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One couple discovered their true passion for plants and built a thriving business.

As a kid, you might have fantasized about running away and joining the circus. As an adult, you’ve probably dreamed about quitting your job and kissing cubicle life goodbye. For most of us, it’s a passing fancy, but for Jan Westenborg it was something she couldn’t shake.

That desire to break free ultimately led Jan and her husband Jack to purchase and renovate Green Things, a sprawling 13-acre nursery located on River Road in the Binghampton Historic District. The Westenborgs are the third owners of the business, which celebrates its 50th anniversary this year.

After a successful — but grueling — career in the software field, Jan was ready for a change. “In that industry, you’re inside all the time, in a cubicle or meeting room. It’s very rigid, very corporate, with politics and travel. I missed my daughter’s first birthday,” she says. “When I come to work now, I don’t have a boss telling me what to do. It’s creative and outdoors and a lot less restrictive.”

The couple originally decided to move back to Tucson in 1999, but the dot-com bust pushed the move back a couple of years. “Jack wanted to be closer to his son, who was attending high school at the time,” Jan notes. Jack’s links to Tucson ran deep, having been stationed at Davis-Monthan Air Force Base as a lieutenant in the 1960s, then becoming the COO of Old Tucson Studios in the 1970s and president of Krueger Manufacturing in the 1980s.

With the country’s economic downturn making it impossible for both Jan and Jack to quit their jobs and relocate, Jack stayed behind in Dallas to continue work at the headquarters of a friend’s distribution company. Jan forged ahead with the move in 2001, with Jack commuting back and forth on weekends.

At first, Jan thought she’d be happy as a stay-at-home mother to her daughter, who was then in the second grade. “I was struggling with not working anymore,” she observes. She considered going back to the office grind, but ultimately decided she didn’t want to return to corporate life. Instead, she dipped her toe in the entrepreneurial pool by starting a landscaping company primarily focused on removing mistletoe from trees (which is parasitic). “I accumulated a lot of power tools!” she says with a laugh.

Concerned about the dangerous nature of Jan’s job, Jack suggested his wife “branch out.” In a stroke of luck, the couple happened to spy an ad in the newspaper for Green Things’ going-out-ofbusiness sale. Jack thought the nursery might be a good fit given Jan’s love of plants and gardening, not to mention her business savvy.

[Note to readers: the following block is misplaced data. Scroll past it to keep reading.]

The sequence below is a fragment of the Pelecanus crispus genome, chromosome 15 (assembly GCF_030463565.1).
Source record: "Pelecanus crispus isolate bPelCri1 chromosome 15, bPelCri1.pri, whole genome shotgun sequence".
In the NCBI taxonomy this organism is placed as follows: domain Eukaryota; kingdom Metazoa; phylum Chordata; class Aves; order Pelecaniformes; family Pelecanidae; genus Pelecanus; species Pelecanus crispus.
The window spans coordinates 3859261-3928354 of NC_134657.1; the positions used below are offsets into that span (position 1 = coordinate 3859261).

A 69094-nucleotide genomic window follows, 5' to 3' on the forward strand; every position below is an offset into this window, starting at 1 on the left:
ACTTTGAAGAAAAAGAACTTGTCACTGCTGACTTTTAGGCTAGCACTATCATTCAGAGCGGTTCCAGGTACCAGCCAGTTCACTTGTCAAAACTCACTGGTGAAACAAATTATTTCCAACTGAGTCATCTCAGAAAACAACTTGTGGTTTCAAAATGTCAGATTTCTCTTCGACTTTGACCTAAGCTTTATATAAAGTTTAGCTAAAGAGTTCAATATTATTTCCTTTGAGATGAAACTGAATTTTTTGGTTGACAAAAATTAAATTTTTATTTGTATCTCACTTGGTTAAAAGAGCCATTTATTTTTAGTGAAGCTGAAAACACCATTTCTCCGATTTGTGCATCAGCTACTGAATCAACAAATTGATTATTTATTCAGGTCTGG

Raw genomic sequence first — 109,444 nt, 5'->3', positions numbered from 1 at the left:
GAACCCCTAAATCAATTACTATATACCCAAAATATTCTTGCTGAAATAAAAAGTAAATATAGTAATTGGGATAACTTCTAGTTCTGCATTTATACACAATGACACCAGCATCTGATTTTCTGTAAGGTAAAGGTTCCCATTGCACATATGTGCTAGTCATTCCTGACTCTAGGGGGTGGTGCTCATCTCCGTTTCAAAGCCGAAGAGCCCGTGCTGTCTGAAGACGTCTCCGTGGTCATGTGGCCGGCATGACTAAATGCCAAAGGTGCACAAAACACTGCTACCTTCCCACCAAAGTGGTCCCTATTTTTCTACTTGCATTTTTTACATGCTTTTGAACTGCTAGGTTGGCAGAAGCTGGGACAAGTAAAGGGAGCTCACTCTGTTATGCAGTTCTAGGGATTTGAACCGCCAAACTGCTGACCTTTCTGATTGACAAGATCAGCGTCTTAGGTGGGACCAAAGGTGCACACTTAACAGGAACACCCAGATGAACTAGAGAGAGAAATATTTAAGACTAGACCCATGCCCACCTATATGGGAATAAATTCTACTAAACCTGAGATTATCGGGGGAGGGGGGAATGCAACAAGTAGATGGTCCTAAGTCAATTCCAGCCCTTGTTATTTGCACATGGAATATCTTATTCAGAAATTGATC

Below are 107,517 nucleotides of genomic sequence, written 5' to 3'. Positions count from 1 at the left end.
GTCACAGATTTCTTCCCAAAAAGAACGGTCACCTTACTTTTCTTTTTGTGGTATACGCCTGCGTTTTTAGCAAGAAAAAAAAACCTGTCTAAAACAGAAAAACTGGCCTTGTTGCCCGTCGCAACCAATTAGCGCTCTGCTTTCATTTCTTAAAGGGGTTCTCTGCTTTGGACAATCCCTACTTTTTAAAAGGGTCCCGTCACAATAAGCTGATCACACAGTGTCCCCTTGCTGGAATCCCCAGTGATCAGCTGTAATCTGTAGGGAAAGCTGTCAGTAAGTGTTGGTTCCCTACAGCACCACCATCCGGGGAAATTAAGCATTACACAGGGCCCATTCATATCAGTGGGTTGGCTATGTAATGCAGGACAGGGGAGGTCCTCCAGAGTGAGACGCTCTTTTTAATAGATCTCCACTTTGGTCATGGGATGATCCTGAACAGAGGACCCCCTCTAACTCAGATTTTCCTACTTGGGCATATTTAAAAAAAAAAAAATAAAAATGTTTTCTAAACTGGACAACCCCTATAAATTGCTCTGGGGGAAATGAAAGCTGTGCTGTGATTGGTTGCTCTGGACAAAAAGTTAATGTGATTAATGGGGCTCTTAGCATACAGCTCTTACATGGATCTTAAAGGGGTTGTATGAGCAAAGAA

The rest, as they say, is history. The Westenborgs reached out to the owners about acquiring the property. They closed on the deal on July 1, 2004, and that’s when the real work began.

“It was run down,” Jan explains. “Three of the seven greenhouses weren’t functional.”

At that time, the nursery’s main focus was on wholesale sales of houseplants; however, houseplants were rapidly going out of vogue. Green Things’ management had struggled to maintain cash flow. Jan knew she needed to change and expand the product offerings and reestablish Green Things in the minds of Tucsonans.

Over the next several years, the Westenborgs diligently worked to improve the facility as well as expand its plant offerings. “I made a lot of progress by 2008,” she says. By 2011, the year Jack returned to Tucson full-time, Jan says the business finally found its groove. “It got easier in terms of not having to be stressed out all the time.”

Today Green Things is thriving, with 33 greenhouses, including a 17,000-square-foot greenhouse exclusively for tropical plants. The nursery offers a wide array of plants, pottery, garden art and supplies as well as outdoor fountains and furniture. Green Things grows the majority of the plants it sells, including the 25,000 poinsettias it markets every holiday season. Green Things is the only poinsettia grower left in Arizona.

“Poinsettias are difficult to grow,” Jan states. “They take a lot of time and effort. That’s why a lot of people have abandoned that.”

She adds that because the plants they sell are grown here, they’re acclimated to the desert, unlike big box stores, which ship plants in from the coast, and they frequently die.

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In 2018, the Westenborgs purchased Zocalo, a Mexican imports company, and moved it from its original location to the 13-acre site on River Road.

“The owners had to keep moving due to rent increases, then they just wanted to retire,” Jan explains. “So we bought it and relocated all the inventory.”

Those wares include pottery from around the world, as well as garden art and furnishings, lighting fixtures, doors, cabinets, sinks, and bathtubs. “We’d already been carrying a lot of talavera and we had an interest in Mexican art and history,” Jan says. “I’d studied in Guadalajara so it wasn’t an unrealistic leap to what we were already doing.”

In addition to the many plants and garden products Green Things sells, they also offer classes, as well as garden and landscaping services such as design, irrigation, delivery and even plant rental.

To celebrate the 50th anniversary of the business, the Westenborgs would like to hold an open house for designers and contractors this fall if conditions permit. On the retail side, Jan says they plan some celebratory sales.

Looking back at the past 16 years, the Westenborgs are pleased with the progress they’ve made in growing the business. The couple’s daughter Jill, who graduated from Arizona State University in 2016, now manages Zocalo.

Jan says she’s often asked if owning and operating a nursery was a long-time dream of hers. “It really wasn’t,” she admits. “It’s a situation of finding something you didn’t even know you liked.”

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